Fact-check on domestic supply of infants quote from SCOTUS

The line used in both the leaked draft opinion and the final decision overthrowing Roe v. Wade showed up is actually a footnote referencing the 2008 CDC report on the adoption.

Update June 24, 2022: The Supreme Court upheld the case of Roe v. Wade and ruled in favor of Mississippi’s anti-abortion law in Dobbs v. Jackson Women’s Health Organization. This story references a line referring to a “home care of infants” that was included in both the draft opinion and the final judgment. This story has been updated to reflect the Supreme Court’s official decision.

In early May, Politico released a leaked copy of a draft Supreme Court majority opinion predicting that the Court of Roe v. Wade would overthrow, which legalized abortion nationwide.

On June 24, the Supreme Court overturned the decades-old abortion ruling, paving the way for abortion bans to go into effect in about half of US states.

When the draft decision was leaked, some Twitter users claimed that Supreme Court Justices Samuel Alito and Amy Coney Barrett said in the draft opinion that the United States needs “home baby care” for acceptance as Justification for the fall of Roe v. calf.

THE QUESTION

Did the Supreme Court justices say in the draft opinion that the US needs a “domestic supply of infants” for adoption?

THE SOURCES

THE ANSWER

That's wrong.

No, the Supreme Court justices did not say in the draft opinion that the US needs a “domestic supply of infants” for adoption.

WHAT WE FOUND

Judges Samuel Alito and Amy Coney Barrett did not write the line in the draft opinion that refers to “domestic infant care” in the United States. This wording comes from a 2008 report by the Centers for Disease Control and Prevention (CDC) on adoption, which was included as a footnote in the draft opinion.

The footnote was also included in the Supreme Court’s June 24 final decision.

The CDC report, titled “Adoption Experiences of Women and Men and Demand for Children for Adoption by Women Ages 18 to 44 in the United States,” used data from the 2002 National Survey of Family Growth, says a press release.

While outlining arguments by anti-abortion advocates, Alito wrote on page 34 of the draft report that “a woman giving up her newborn child for adoption today has little reason to fear that the baby will not find a suitable home.” The footnote also appeared on page 34 of the final decision.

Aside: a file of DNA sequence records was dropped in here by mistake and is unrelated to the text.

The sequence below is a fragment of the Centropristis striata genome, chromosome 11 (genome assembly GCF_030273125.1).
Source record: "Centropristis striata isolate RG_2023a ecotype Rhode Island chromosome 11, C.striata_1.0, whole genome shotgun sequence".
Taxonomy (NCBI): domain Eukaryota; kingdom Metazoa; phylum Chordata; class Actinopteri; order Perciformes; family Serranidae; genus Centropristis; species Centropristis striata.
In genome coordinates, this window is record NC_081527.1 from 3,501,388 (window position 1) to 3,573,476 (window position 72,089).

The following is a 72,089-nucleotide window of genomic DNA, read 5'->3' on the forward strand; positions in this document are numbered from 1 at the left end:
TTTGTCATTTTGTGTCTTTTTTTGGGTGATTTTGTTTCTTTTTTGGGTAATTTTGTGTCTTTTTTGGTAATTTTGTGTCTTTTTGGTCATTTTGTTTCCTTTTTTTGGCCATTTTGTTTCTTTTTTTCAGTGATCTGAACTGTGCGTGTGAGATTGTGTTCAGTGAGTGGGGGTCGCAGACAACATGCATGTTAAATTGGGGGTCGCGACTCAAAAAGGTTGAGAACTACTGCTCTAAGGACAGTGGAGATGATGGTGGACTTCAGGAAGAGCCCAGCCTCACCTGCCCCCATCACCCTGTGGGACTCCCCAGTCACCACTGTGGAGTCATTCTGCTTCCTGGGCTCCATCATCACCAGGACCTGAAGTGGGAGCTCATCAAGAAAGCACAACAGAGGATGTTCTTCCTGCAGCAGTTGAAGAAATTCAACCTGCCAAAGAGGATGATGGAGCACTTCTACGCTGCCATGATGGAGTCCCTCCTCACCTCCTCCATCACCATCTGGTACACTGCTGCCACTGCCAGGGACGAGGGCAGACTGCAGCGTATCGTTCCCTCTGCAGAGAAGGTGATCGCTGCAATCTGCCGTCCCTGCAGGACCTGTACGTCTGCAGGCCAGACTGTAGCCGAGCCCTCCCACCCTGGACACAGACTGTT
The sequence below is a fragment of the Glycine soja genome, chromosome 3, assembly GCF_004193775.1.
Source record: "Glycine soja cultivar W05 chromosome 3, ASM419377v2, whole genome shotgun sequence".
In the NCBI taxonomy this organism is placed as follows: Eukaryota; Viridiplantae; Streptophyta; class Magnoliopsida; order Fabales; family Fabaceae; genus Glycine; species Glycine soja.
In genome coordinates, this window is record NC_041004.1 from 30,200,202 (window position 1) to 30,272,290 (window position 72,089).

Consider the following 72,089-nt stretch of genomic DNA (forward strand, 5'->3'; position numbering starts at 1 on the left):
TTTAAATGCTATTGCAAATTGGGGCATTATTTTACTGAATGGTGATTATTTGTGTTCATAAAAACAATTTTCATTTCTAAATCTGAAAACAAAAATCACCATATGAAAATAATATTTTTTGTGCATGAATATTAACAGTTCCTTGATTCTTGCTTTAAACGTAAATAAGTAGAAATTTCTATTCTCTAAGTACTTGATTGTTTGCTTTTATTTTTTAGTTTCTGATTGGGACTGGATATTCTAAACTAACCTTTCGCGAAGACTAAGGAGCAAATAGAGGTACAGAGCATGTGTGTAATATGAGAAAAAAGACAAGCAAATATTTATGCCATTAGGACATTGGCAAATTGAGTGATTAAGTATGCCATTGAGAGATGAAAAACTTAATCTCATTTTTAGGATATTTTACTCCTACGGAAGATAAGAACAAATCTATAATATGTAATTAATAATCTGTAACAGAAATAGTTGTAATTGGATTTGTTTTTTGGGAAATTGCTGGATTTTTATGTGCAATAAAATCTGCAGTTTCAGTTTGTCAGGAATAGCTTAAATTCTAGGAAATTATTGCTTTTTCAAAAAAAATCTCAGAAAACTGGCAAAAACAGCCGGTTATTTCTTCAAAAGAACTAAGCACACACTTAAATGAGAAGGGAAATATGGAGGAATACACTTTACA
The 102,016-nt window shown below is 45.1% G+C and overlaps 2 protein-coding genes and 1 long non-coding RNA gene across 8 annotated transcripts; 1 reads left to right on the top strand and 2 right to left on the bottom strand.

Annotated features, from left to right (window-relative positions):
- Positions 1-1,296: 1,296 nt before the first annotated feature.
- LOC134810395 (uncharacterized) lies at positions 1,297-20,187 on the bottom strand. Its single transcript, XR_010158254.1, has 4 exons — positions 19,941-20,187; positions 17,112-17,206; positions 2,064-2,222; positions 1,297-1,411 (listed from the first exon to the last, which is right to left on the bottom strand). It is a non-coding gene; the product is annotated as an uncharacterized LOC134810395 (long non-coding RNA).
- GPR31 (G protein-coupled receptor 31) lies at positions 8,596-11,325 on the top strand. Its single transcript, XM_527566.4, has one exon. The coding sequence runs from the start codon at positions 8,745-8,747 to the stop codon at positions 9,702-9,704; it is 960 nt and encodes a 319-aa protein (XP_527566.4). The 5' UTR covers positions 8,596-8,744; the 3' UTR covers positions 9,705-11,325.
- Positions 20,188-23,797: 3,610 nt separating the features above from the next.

That line had a footnote citing page 16 of the 2008 CDC report: “Nearly 1 million women sought to adopt children (ie, they desired a child) in 2002 while native infant care was at or within birth.” the first month of life was given up and the possibility of being adopted was practically non-existent.”

The phrase “home care of infants and children” is also used in the introduction to the CDC report, as experts state that the number of adoptions “is determined by the number of children available for adoption (care) and the number of individuals and couples.” will accept (demand) those looking for children.” Societal changes — including unmarried, pregnant people keeping and raising their babies more often — have led to a decline in the number of children put up for adoption in the United States, according to the report.

“Due to the decline in the domestic supply of infants and children available for adoption, more affluent women and couples have increasingly sought to adopt children from other countries,” the report says.

The draft and final statement said that the US Constitution does not include the right to abortion, meaning states should be allowed to regulate, prohibit, or permit the procedure.

“It is time to respect the Constitution and return the issue of abortion to the elected representatives of the people,” the draft opinion reads in part. The quote was also in the final opinion.

So we can VERIFY that Alito did not say in the draft opinion that the US requires a “household of infants” for adoption. The footnote references a 2008 CDC report that included this language.

The Associated Press contributed to this report.

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Alley Einstein

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